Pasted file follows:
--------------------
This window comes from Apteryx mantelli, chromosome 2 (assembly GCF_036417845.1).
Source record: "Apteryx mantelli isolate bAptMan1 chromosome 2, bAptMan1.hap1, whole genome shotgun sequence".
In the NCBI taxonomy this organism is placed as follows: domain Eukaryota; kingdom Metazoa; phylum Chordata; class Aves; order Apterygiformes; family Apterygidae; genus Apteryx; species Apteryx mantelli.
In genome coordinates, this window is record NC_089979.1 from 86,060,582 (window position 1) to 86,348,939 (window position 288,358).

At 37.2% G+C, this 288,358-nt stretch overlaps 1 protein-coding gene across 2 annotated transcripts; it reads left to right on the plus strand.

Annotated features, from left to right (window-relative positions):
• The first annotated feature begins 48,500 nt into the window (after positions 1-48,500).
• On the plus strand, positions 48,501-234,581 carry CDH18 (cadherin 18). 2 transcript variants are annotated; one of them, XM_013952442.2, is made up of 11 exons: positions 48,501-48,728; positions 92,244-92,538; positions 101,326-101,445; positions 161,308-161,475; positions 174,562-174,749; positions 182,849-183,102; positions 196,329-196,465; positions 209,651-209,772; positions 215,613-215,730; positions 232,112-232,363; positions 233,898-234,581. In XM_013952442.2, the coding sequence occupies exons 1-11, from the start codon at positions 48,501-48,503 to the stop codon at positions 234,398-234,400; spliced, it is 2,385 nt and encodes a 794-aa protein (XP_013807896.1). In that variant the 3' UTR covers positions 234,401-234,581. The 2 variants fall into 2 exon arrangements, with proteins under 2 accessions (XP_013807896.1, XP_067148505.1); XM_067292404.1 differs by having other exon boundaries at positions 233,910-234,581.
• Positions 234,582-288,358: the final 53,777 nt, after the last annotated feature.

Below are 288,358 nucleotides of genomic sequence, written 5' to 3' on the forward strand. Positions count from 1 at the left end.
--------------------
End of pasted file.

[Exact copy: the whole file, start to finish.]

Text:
This window comes from Apteryx mantelli, chromosome 2 (assembly GCF_036417845.1).
Source record: "Apteryx mantelli isolate bAptMan1 chromosome 2, bAptMan1.hap1, whole genome shotgun sequence".
In the NCBI taxonomy this organism is placed as follows: domain Eukaryota; kingdom Metazoa; phylum Chordata; class Aves; order Apterygiformes; family Apterygidae; genus Apteryx; species Apteryx mantelli.
In genome coordinates, this window is record NC_089979.1 from 86,060,582 (window position 1) to 86,348,939 (window position 288,358).

At 37.2% G+C, this 288,358-nt stretch overlaps 1 protein-coding gene across 2 annotated transcripts; it reads left to right on the plus strand.

Annotated features, from left to right (window-relative positions):
• The first annotated feature begins 48,500 nt into the window (after positions 1-48,500).
• On the plus strand, positions 48,501-234,581 carry CDH18 (cadherin 18). 2 transcript variants are annotated; one of them, XM_013952442.2, is made up of 11 exons: positions 48,501-48,728; positions 92,244-92,538; positions 101,326-101,445; positions 161,308-161,475; positions 174,562-174,749; positions 182,849-183,102; positions 196,329-196,465; positions 209,651-209,772; positions 215,613-215,730; positions 232,112-232,363; positions 233,898-234,581. In XM_013952442.2, the coding sequence occupies exons 1-11, from the start codon at positions 48,501-48,503 to the stop codon at positions 234,398-234,400; spliced, it is 2,385 nt and encodes a 794-aa protein (XP_013807896.1). In that variant the 3' UTR covers positions 234,401-234,581. The 2 variants fall into 2 exon arrangements, with proteins under 2 accessions (XP_013807896.1, XP_067148505.1); XM_067292404.1 differs by having other exon boundaries at positions 233,910-234,581.
• Positions 234,582-288,358: the final 53,777 nt, after the last annotated feature.

Below are 288,358 nucleotides of genomic sequence, written 5' to 3' on the forward strand. Positions count from 1 at the left end.